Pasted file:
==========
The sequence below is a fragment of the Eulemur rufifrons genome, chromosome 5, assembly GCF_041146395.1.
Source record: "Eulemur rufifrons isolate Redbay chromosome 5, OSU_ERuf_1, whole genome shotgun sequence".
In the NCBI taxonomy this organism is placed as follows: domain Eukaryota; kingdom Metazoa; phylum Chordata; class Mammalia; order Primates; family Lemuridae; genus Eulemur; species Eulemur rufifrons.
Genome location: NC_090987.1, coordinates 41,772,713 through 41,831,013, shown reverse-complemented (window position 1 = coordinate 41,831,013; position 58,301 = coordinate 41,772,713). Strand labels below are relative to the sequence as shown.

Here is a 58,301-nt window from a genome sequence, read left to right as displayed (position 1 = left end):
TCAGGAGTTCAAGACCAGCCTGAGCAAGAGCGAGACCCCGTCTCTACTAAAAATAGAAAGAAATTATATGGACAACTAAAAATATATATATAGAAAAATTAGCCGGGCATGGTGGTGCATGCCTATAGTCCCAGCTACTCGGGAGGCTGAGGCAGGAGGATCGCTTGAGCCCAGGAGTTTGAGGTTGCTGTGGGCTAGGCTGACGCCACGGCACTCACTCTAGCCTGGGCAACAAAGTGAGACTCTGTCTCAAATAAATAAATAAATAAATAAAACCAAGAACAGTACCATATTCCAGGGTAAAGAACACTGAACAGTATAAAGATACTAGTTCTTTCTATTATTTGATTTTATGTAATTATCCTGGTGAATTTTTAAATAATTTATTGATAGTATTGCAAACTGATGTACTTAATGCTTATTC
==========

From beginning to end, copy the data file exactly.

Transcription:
The sequence below is a fragment of the Eulemur rufifrons genome, chromosome 5, assembly GCF_041146395.1.
Source record: "Eulemur rufifrons isolate Redbay chromosome 5, OSU_ERuf_1, whole genome shotgun sequence".
In the NCBI taxonomy this organism is placed as follows: domain Eukaryota; kingdom Metazoa; phylum Chordata; class Mammalia; order Primates; family Lemuridae; genus Eulemur; species Eulemur rufifrons.
Genome location: NC_090987.1, coordinates 41,772,713 through 41,831,013, shown reverse-complemented (window position 1 = coordinate 41,831,013; position 58,301 = coordinate 41,772,713). Strand labels below are relative to the sequence as shown.

Here is a 58,301-nt window from a genome sequence, read left to right as displayed (position 1 = left end):
TCAGGAGTTCAAGACCAGCCTGAGCAAGAGCGAGACCCCGTCTCTACTAAAAATAGAAAGAAATTATATGGACAACTAAAAATATATATATAGAAAAATTAGCCGGGCATGGTGGTGCATGCCTATAGTCCCAGCTACTCGGGAGGCTGAGGCAGGAGGATCGCTTGAGCCCAGGAGTTTGAGGTTGCTGTGGGCTAGGCTGACGCCACGGCACTCACTCTAGCCTGGGCAACAAAGTGAGACTCTGTCTCAAATAAATAAATAAATAAATAAAACCAAGAACAGTACCATATTCCAGGGTAAAGAACACTGAACAGTATAAAGATACTAGTTCTTTCTATTATTTGATTTTATGTAATTATCCTGGTGAATTTTTAAATAATTTATTGATAGTATTGCAAACTGATGTACTTAATGCTTATTC